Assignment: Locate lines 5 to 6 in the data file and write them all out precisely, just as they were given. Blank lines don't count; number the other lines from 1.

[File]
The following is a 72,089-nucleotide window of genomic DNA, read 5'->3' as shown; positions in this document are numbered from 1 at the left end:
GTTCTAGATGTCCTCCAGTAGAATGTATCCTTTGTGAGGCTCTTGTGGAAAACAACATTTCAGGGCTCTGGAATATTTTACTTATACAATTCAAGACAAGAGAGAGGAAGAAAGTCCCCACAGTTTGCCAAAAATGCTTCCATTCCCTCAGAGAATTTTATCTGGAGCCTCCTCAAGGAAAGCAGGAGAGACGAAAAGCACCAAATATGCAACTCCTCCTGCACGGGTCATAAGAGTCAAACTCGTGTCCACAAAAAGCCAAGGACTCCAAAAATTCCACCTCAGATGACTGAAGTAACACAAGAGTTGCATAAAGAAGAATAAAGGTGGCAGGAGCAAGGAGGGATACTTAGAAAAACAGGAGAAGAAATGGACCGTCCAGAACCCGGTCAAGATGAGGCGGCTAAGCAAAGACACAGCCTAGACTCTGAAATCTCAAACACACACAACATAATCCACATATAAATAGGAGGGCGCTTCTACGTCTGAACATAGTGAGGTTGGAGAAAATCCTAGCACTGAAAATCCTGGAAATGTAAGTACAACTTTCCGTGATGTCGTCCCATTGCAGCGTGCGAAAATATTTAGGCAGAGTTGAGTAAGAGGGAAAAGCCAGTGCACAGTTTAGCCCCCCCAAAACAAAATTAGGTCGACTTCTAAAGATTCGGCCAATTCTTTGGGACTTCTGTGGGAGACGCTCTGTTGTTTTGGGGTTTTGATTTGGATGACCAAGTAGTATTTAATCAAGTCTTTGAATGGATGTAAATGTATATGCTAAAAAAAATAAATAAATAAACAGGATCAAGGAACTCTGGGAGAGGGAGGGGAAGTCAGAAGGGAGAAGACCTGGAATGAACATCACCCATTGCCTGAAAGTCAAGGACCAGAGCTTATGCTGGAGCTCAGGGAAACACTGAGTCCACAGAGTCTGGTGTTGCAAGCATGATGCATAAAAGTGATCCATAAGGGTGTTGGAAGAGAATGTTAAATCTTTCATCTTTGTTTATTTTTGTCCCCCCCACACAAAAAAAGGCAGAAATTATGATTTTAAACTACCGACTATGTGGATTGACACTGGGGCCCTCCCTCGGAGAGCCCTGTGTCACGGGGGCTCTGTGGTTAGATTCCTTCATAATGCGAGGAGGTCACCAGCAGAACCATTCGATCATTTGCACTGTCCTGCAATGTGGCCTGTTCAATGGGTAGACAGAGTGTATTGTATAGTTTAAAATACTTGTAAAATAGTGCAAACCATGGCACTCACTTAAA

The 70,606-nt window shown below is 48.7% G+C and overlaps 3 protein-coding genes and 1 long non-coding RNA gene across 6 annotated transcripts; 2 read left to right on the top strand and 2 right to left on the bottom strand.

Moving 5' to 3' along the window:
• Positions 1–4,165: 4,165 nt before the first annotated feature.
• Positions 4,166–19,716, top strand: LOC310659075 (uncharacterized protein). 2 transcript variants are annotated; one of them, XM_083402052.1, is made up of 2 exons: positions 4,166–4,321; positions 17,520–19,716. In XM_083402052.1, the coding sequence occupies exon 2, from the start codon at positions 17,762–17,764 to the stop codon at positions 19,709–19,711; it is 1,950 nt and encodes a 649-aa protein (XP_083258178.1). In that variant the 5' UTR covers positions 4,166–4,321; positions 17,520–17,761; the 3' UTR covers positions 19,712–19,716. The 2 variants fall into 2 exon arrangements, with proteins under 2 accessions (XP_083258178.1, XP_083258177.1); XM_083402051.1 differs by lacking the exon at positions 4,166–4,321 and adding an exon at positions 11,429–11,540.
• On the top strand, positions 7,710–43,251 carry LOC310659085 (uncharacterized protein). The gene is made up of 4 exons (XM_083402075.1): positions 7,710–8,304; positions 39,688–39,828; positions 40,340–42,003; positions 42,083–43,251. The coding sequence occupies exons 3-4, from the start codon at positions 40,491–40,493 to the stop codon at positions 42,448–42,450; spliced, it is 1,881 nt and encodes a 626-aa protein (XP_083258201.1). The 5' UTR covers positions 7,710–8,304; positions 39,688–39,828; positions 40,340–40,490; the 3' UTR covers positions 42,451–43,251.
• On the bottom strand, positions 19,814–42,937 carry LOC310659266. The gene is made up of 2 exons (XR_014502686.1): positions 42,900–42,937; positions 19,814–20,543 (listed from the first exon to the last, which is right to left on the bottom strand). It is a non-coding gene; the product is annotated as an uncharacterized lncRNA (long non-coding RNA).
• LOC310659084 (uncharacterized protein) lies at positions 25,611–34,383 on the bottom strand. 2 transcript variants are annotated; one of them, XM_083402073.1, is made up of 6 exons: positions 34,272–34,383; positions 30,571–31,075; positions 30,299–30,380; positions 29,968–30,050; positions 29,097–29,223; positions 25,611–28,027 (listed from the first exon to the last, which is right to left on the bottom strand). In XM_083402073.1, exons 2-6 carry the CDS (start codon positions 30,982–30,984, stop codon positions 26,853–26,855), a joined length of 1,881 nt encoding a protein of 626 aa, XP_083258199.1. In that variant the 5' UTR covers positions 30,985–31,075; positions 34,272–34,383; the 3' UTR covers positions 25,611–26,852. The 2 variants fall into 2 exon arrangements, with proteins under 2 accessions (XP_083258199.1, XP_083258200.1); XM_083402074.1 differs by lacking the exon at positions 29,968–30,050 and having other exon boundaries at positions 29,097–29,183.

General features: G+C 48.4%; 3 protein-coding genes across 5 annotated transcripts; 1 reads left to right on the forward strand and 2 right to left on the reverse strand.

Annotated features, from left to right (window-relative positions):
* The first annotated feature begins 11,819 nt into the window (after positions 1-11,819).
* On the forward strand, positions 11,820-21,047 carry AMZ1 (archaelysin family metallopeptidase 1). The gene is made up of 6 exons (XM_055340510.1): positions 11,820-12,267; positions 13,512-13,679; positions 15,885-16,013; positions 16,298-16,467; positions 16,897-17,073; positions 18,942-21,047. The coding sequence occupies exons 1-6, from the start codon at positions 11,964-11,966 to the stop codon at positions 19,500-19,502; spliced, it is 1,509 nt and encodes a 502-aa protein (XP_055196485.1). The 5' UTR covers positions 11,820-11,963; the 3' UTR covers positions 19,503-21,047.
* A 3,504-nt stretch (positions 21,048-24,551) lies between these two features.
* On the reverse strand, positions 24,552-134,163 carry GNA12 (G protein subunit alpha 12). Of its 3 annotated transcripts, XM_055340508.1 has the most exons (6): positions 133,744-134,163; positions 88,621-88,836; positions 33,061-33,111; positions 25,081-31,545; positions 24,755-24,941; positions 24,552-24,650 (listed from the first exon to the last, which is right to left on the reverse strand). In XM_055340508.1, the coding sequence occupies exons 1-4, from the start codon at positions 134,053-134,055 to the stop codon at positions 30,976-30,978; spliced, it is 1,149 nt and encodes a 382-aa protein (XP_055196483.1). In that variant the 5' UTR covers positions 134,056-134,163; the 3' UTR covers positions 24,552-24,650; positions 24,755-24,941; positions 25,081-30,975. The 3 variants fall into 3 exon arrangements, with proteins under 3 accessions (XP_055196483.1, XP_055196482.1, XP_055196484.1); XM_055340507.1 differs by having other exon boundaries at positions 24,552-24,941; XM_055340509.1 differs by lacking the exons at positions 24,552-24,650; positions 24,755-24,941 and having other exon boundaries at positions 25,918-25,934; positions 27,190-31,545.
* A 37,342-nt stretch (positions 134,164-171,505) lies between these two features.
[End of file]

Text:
• Positions 1–4,165: 4,165 nt before the first annotated feature.
• Positions 4,166–19,716, top strand: LOC310659075 (uncharacterized protein). 2 transcript variants are annotated; one of them, XM_083402052.1, is made up of 2 exons: positions 4,166–4,321; positions 17,520–19,716. In XM_083402052.1, the coding sequence occupies exon 2, from the start codon at positions 17,762–17,764 to the stop codon at positions 19,709–19,711; it is 1,950 nt and encodes a 649-aa protein (XP_083258178.1). In that variant the 5' UTR covers positions 4,166–4,321; positions 17,520–17,761; the 3' UTR covers positions 19,712–19,716. The 2 variants fall into 2 exon arrangements, with proteins under 2 accessions (XP_083258178.1, XP_083258177.1); XM_083402051.1 differs by lacking the exon at positions 4,166–4,321 and adding an exon at positions 11,429–11,540.